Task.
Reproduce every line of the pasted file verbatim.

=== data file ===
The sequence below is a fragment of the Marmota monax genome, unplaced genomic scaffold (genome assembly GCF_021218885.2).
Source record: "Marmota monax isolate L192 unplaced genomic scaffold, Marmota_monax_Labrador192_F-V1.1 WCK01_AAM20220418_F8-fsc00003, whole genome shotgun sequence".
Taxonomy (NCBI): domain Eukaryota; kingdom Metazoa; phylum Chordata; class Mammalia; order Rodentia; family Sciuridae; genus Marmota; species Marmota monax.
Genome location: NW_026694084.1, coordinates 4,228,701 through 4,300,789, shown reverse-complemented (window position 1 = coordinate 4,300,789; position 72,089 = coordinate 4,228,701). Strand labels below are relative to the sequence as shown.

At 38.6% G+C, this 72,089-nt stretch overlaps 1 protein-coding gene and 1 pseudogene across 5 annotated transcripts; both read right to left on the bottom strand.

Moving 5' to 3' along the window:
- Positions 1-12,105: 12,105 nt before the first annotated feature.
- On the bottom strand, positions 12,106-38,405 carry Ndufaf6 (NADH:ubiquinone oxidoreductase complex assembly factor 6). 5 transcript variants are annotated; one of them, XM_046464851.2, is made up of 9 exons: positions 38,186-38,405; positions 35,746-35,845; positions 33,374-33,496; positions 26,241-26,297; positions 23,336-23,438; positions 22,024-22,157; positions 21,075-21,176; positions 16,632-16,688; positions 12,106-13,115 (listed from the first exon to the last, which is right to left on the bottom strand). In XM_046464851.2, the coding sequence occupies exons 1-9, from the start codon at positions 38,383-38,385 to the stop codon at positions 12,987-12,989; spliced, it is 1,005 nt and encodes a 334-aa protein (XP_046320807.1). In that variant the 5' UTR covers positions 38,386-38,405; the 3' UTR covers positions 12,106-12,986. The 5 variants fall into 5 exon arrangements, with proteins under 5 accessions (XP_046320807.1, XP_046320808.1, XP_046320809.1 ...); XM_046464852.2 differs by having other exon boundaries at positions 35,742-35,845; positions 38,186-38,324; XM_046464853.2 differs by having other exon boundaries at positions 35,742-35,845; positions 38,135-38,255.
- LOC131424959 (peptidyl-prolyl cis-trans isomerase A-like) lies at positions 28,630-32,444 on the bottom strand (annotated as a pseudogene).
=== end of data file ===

The sequence below is a fragment of the Marmota monax genome, unplaced genomic scaffold (genome assembly GCF_021218885.2).
Source record: "Marmota monax isolate L192 unplaced genomic scaffold, Marmota_monax_Labrador192_F-V1.1 WCK01_AAM20220418_F8-fsc00003, whole genome shotgun sequence".
Taxonomy (NCBI): domain Eukaryota; kingdom Metazoa; phylum Chordata; class Mammalia; order Rodentia; family Sciuridae; genus Marmota; species Marmota monax.
Genome location: NW_026694084.1, coordinates 4,228,701 through 4,300,789, shown reverse-complemented (window position 1 = coordinate 4,300,789; position 72,089 = coordinate 4,228,701). Strand labels below are relative to the sequence as shown.

At 38.6% G+C, this 72,089-nt stretch overlaps 1 protein-coding gene and 1 pseudogene across 5 annotated transcripts; both read right to left on the bottom strand.

Moving 5' to 3' along the window:
- Positions 1-12,105: 12,105 nt before the first annotated feature.
- On the bottom strand, positions 12,106-38,405 carry Ndufaf6 (NADH:ubiquinone oxidoreductase complex assembly factor 6). 5 transcript variants are annotated; one of them, XM_046464851.2, is made up of 9 exons: positions 38,186-38,405; positions 35,746-35,845; positions 33,374-33,496; positions 26,241-26,297; positions 23,336-23,438; positions 22,024-22,157; positions 21,075-21,176; positions 16,632-16,688; positions 12,106-13,115 (listed from the first exon to the last, which is right to left on the bottom strand). In XM_046464851.2, the coding sequence occupies exons 1-9, from the start codon at positions 38,383-38,385 to the stop codon at positions 12,987-12,989; spliced, it is 1,005 nt and encodes a 334-aa protein (XP_046320807.1). In that variant the 5' UTR covers positions 38,386-38,405; the 3' UTR covers positions 12,106-12,986. The 5 variants fall into 5 exon arrangements, with proteins under 5 accessions (XP_046320807.1, XP_046320808.1, XP_046320809.1 ...); XM_046464852.2 differs by having other exon boundaries at positions 35,742-35,845; positions 38,186-38,324; XM_046464853.2 differs by having other exon boundaries at positions 35,742-35,845; positions 38,135-38,255.
- LOC131424959 (peptidyl-prolyl cis-trans isomerase A-like) lies at positions 28,630-32,444 on the bottom strand (annotated as a pseudogene).